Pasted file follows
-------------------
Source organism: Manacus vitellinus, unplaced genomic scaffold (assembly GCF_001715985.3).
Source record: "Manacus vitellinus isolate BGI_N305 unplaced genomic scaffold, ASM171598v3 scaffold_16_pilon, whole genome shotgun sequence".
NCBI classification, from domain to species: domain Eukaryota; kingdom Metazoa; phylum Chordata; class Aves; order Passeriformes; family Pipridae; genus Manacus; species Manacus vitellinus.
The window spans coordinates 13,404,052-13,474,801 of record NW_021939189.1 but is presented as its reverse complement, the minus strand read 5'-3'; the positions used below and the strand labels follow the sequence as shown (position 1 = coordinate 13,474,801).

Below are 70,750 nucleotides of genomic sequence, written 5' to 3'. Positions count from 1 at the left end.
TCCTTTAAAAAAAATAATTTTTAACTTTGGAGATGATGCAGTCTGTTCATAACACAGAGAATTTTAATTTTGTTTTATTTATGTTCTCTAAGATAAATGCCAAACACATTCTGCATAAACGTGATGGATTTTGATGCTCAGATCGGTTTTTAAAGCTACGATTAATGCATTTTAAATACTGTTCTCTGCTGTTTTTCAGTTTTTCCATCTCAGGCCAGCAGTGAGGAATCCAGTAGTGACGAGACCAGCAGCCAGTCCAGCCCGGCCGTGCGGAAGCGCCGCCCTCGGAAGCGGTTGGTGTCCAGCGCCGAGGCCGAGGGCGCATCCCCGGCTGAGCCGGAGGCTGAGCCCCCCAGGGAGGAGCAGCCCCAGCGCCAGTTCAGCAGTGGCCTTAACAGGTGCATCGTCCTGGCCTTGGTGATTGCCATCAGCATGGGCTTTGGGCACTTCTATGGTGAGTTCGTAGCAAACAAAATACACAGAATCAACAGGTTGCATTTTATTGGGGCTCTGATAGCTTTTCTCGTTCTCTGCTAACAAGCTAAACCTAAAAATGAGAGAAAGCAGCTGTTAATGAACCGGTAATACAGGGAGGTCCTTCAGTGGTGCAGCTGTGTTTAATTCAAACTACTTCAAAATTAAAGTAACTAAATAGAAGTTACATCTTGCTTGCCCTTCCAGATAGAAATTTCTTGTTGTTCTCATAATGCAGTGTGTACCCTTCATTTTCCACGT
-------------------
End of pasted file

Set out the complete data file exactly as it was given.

Source organism: Manacus vitellinus, unplaced genomic scaffold (assembly GCF_001715985.3).
Source record: "Manacus vitellinus isolate BGI_N305 unplaced genomic scaffold, ASM171598v3 scaffold_16_pilon, whole genome shotgun sequence".
NCBI classification, from domain to species: domain Eukaryota; kingdom Metazoa; phylum Chordata; class Aves; order Passeriformes; family Pipridae; genus Manacus; species Manacus vitellinus.
The window spans coordinates 13,404,052-13,474,801 of record NW_021939189.1 but is presented as its reverse complement, the minus strand read 5'-3'; the positions used below and the strand labels follow the sequence as shown (position 1 = coordinate 13,474,801).

Below are 70,750 nucleotides of genomic sequence, written 5' to 3'. Positions count from 1 at the left end.
TCCTTTAAAAAAAATAATTTTTAACTTTGGAGATGATGCAGTCTGTTCATAACACAGAGAATTTTAATTTTGTTTTATTTATGTTCTCTAAGATAAATGCCAAACACATTCTGCATAAACGTGATGGATTTTGATGCTCAGATCGGTTTTTAAAGCTACGATTAATGCATTTTAAATACTGTTCTCTGCTGTTTTTCAGTTTTTCCATCTCAGGCCAGCAGTGAGGAATCCAGTAGTGACGAGACCAGCAGCCAGTCCAGCCCGGCCGTGCGGAAGCGCCGCCCTCGGAAGCGGTTGGTGTCCAGCGCCGAGGCCGAGGGCGCATCCCCGGCTGAGCCGGAGGCTGAGCCCCCCAGGGAGGAGCAGCCCCAGCGCCAGTTCAGCAGTGGCCTTAACAGGTGCATCGTCCTGGCCTTGGTGATTGCCATCAGCATGGGCTTTGGGCACTTCTATGGTGAGTTCGTAGCAAACAAAATACACAGAATCAACAGGTTGCATTTTATTGGGGCTCTGATAGCTTTTCTCGTTCTCTGCTAACAAGCTAAACCTAAAAATGAGAGAAAGCAGCTGTTAATGAACCGGTAATACAGGGAGGTCCTTCAGTGGTGCAGCTGTGTTTAATTCAAACTACTTCAAAATTAAAGTAACTAAATAGAAGTTACATCTTGCTTGCCCTTCCAGATAGAAATTTCTTGTTGTTCTCATAATGCAGTGTGTACCCTTCATTTTCCACGT